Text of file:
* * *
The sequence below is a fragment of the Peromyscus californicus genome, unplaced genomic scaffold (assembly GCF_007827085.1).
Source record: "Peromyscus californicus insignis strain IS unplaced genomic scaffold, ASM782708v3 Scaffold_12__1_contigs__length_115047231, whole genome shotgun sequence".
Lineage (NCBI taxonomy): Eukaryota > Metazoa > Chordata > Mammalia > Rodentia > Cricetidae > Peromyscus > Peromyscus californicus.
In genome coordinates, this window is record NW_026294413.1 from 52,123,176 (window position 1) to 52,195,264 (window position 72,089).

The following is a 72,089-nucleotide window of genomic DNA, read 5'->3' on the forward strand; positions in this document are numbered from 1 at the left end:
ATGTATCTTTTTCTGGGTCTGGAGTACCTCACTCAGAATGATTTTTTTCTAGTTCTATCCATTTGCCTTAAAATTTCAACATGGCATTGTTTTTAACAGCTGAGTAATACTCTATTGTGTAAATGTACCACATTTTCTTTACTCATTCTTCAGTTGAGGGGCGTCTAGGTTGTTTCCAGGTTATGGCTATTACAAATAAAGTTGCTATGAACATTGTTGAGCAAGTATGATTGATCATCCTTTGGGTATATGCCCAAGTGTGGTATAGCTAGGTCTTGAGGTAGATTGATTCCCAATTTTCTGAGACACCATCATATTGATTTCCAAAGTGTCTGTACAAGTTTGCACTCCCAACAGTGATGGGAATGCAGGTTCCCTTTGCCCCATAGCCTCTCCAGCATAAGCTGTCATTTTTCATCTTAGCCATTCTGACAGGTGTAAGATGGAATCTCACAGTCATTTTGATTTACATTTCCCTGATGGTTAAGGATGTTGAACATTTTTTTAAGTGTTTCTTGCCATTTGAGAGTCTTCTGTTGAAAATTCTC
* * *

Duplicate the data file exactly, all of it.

The sequence below is a fragment of the Peromyscus californicus genome, unplaced genomic scaffold (assembly GCF_007827085.1).
Source record: "Peromyscus californicus insignis strain IS unplaced genomic scaffold, ASM782708v3 Scaffold_12__1_contigs__length_115047231, whole genome shotgun sequence".
Lineage (NCBI taxonomy): Eukaryota > Metazoa > Chordata > Mammalia > Rodentia > Cricetidae > Peromyscus > Peromyscus californicus.
In genome coordinates, this window is record NW_026294413.1 from 52,123,176 (window position 1) to 52,195,264 (window position 72,089).

The following is a 72,089-nucleotide window of genomic DNA, read 5'->3' on the forward strand; positions in this document are numbered from 1 at the left end:
ATGTATCTTTTTCTGGGTCTGGAGTACCTCACTCAGAATGATTTTTTTCTAGTTCTATCCATTTGCCTTAAAATTTCAACATGGCATTGTTTTTAACAGCTGAGTAATACTCTATTGTGTAAATGTACCACATTTTCTTTACTCATTCTTCAGTTGAGGGGCGTCTAGGTTGTTTCCAGGTTATGGCTATTACAAATAAAGTTGCTATGAACATTGTTGAGCAAGTATGATTGATCATCCTTTGGGTATATGCCCAAGTGTGGTATAGCTAGGTCTTGAGGTAGATTGATTCCCAATTTTCTGAGACACCATCATATTGATTTCCAAAGTGTCTGTACAAGTTTGCACTCCCAACAGTGATGGGAATGCAGGTTCCCTTTGCCCCATAGCCTCTCCAGCATAAGCTGTCATTTTTCATCTTAGCCATTCTGACAGGTGTAAGATGGAATCTCACAGTCATTTTGATTTACATTTCCCTGATGGTTAAGGATGTTGAACATTTTTTTAAGTGTTTCTTGCCATTTGAGAGTCTTCTGTTGAAAATTCTC